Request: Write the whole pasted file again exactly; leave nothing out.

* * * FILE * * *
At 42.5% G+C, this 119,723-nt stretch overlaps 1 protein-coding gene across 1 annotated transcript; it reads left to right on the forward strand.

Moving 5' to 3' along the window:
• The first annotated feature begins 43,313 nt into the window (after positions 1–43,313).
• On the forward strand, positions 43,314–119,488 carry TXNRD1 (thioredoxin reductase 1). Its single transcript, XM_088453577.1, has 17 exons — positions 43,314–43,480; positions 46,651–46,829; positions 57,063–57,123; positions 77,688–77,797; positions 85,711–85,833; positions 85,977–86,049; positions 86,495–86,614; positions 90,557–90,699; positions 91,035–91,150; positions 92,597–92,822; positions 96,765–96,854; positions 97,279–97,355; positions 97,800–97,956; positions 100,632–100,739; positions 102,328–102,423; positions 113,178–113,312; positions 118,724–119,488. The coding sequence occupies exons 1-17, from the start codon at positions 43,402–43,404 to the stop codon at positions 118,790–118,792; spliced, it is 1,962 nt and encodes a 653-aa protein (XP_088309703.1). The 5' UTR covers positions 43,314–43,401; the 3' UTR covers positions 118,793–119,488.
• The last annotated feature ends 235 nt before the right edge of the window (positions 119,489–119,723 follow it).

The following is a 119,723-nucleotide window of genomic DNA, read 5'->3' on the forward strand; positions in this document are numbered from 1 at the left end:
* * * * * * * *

At 42.5% G+C, this 119,723-nt stretch overlaps 1 protein-coding gene across 1 annotated transcript; it reads left to right on the forward strand.

Moving 5' to 3' along the window:
• The first annotated feature begins 43,313 nt into the window (after positions 1–43,313).
• On the forward strand, positions 43,314–119,488 carry TXNRD1 (thioredoxin reductase 1). Its single transcript, XM_088453577.1, has 17 exons — positions 43,314–43,480; positions 46,651–46,829; positions 57,063–57,123; positions 77,688–77,797; positions 85,711–85,833; positions 85,977–86,049; positions 86,495–86,614; positions 90,557–90,699; positions 91,035–91,150; positions 92,597–92,822; positions 96,765–96,854; positions 97,279–97,355; positions 97,800–97,956; positions 100,632–100,739; positions 102,328–102,423; positions 113,178–113,312; positions 118,724–119,488. The coding sequence occupies exons 1-17, from the start codon at positions 43,402–43,404 to the stop codon at positions 118,790–118,792; spliced, it is 1,962 nt and encodes a 653-aa protein (XP_088309703.1). The 5' UTR covers positions 43,314–43,401; the 3' UTR covers positions 118,793–119,488.
• The last annotated feature ends 235 nt before the right edge of the window (positions 119,489–119,723 follow it).

The following is a 119,723-nucleotide window of genomic DNA, read 5'->3' on the forward strand; positions in this document are numbered from 1 at the left end: